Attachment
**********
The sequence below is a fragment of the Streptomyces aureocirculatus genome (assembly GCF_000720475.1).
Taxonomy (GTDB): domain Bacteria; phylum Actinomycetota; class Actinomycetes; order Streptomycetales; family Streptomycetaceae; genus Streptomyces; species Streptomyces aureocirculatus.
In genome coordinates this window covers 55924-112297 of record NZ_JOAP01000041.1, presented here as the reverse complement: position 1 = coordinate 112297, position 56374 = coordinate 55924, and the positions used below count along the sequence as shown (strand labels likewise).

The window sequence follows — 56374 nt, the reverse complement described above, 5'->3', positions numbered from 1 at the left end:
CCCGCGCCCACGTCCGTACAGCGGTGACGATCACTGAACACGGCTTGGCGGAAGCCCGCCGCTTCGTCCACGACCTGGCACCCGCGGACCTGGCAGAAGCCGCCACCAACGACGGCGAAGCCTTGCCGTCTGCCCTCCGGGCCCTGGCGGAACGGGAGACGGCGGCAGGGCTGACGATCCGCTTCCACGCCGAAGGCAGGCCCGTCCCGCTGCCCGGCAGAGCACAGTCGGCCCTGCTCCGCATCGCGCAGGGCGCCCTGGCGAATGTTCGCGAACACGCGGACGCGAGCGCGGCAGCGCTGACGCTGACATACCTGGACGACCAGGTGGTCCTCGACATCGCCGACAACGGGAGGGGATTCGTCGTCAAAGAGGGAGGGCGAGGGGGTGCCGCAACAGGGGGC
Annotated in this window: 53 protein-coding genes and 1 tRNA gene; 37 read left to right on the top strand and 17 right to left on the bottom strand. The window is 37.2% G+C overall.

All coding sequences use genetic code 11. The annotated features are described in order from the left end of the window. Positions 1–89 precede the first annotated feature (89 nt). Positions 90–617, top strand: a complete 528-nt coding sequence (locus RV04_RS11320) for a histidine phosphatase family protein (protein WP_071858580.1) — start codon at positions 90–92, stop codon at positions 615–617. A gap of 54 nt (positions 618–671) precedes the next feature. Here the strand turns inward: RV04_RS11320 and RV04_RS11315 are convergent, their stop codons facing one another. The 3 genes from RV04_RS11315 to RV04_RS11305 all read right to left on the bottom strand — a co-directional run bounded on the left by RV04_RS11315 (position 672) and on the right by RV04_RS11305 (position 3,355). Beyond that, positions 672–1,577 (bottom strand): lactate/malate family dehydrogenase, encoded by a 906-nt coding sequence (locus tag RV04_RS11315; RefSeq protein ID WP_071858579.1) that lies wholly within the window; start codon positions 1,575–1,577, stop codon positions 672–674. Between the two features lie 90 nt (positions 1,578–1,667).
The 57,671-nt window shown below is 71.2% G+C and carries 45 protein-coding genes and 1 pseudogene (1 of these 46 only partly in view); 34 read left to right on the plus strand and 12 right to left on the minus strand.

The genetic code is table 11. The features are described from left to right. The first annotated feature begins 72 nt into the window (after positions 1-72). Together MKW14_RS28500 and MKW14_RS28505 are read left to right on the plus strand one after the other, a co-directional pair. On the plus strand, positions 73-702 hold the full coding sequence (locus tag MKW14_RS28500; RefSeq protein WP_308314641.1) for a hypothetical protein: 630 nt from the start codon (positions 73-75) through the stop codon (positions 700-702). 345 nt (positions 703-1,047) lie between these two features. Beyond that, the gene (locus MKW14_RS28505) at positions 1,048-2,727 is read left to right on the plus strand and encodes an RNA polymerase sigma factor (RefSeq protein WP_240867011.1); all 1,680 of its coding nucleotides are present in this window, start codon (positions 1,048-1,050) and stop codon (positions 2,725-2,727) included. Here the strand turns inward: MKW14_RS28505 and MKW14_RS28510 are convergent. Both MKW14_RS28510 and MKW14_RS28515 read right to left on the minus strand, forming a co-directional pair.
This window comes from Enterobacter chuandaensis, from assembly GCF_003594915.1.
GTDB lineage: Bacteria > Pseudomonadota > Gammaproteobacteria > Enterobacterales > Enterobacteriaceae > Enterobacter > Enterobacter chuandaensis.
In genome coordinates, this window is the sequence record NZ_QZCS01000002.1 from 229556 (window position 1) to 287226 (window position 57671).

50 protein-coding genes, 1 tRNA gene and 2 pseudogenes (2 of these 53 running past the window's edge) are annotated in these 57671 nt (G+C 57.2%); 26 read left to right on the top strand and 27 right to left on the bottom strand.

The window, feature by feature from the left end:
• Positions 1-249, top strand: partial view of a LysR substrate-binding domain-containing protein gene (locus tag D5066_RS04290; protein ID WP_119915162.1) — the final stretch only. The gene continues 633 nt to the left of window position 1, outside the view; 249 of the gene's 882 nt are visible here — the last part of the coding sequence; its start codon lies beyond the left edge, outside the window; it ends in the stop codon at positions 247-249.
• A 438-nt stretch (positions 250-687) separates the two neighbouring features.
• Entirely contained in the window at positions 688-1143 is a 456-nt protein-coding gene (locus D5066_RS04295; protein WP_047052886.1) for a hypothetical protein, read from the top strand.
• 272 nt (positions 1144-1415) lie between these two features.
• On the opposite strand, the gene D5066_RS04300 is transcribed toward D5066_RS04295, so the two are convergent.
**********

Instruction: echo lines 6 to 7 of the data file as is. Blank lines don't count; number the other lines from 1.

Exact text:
Annotated in this window: 53 protein-coding genes and 1 tRNA gene; 37 read left to right on the top strand and 17 right to left on the bottom strand. The window is 37.2% G+C overall.

All coding sequences use genetic code 11. The annotated features are described in order from the left end of the window. Positions 1–89 precede the first annotated feature (89 nt). Positions 90–617, top strand: a complete 528-nt coding sequence (locus RV04_RS11320) for a histidine phosphatase family protein (protein WP_071858580.1) — start codon at positions 90–92, stop codon at positions 615–617. A gap of 54 nt (positions 618–671) precedes the next feature. Here the strand turns inward: RV04_RS11320 and RV04_RS11315 are convergent, their stop codons facing one another. The 3 genes from RV04_RS11315 to RV04_RS11305 all read right to left on the bottom strand — a co-directional run bounded on the left by RV04_RS11315 (position 672) and on the right by RV04_RS11305 (position 3,355). Beyond that, positions 672–1,577 (bottom strand): lactate/malate family dehydrogenase, encoded by a 906-nt coding sequence (locus tag RV04_RS11315; RefSeq protein ID WP_071858579.1) that lies wholly within the window; start codon positions 1,575–1,577, stop codon positions 672–674. Between the two features lie 90 nt (positions 1,578–1,667).